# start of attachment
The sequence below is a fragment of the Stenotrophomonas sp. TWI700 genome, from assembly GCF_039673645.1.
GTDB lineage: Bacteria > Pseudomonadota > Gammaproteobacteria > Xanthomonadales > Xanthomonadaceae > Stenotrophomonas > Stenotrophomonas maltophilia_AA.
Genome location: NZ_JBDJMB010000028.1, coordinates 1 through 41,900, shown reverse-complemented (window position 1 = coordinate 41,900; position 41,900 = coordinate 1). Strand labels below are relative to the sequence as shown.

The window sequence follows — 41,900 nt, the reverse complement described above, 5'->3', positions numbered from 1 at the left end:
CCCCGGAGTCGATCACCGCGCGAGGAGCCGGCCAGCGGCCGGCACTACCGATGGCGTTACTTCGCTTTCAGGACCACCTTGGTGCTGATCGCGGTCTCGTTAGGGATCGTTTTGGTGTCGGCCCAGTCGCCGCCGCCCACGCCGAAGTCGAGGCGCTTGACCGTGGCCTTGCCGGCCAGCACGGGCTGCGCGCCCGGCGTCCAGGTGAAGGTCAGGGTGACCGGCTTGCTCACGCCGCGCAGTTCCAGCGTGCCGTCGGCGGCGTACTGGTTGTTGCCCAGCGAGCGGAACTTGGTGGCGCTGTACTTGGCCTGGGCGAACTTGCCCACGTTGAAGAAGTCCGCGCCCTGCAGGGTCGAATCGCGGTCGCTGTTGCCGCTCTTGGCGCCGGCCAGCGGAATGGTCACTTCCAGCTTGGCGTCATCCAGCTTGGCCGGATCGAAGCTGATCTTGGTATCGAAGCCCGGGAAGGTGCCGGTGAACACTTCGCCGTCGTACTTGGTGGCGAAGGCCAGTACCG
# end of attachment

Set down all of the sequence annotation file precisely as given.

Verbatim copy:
The sequence below is a fragment of the Stenotrophomonas sp. TWI700 genome, from assembly GCF_039673645.1.
GTDB lineage: Bacteria > Pseudomonadota > Gammaproteobacteria > Xanthomonadales > Xanthomonadaceae > Stenotrophomonas > Stenotrophomonas maltophilia_AA.
Genome location: NZ_JBDJMB010000028.1, coordinates 1 through 41,900, shown reverse-complemented (window position 1 = coordinate 41,900; position 41,900 = coordinate 1). Strand labels below are relative to the sequence as shown.

The window sequence follows — 41,900 nt, the reverse complement described above, 5'->3', positions numbered from 1 at the left end:
CCCCGGAGTCGATCACCGCGCGAGGAGCCGGCCAGCGGCCGGCACTACCGATGGCGTTACTTCGCTTTCAGGACCACCTTGGTGCTGATCGCGGTCTCGTTAGGGATCGTTTTGGTGTCGGCCCAGTCGCCGCCGCCCACGCCGAAGTCGAGGCGCTTGACCGTGGCCTTGCCGGCCAGCACGGGCTGCGCGCCCGGCGTCCAGGTGAAGGTCAGGGTGACCGGCTTGCTCACGCCGCGCAGTTCCAGCGTGCCGTCGGCGGCGTACTGGTTGTTGCCCAGCGAGCGGAACTTGGTGGCGCTGTACTTGGCCTGGGCGAACTTGCCCACGTTGAAGAAGTCCGCGCCCTGCAGGGTCGAATCGCGGTCGCTGTTGCCGCTCTTGGCGCCGGCCAGCGGAATGGTCACTTCCAGCTTGGCGTCATCCAGCTTGGCCGGATCGAAGCTGATCTTGGTATCGAAGCCCGGGAAGGTGCCGGTGAACACTTCGCCGTCGTACTTGGTGGCGAAGGCCAGTACCG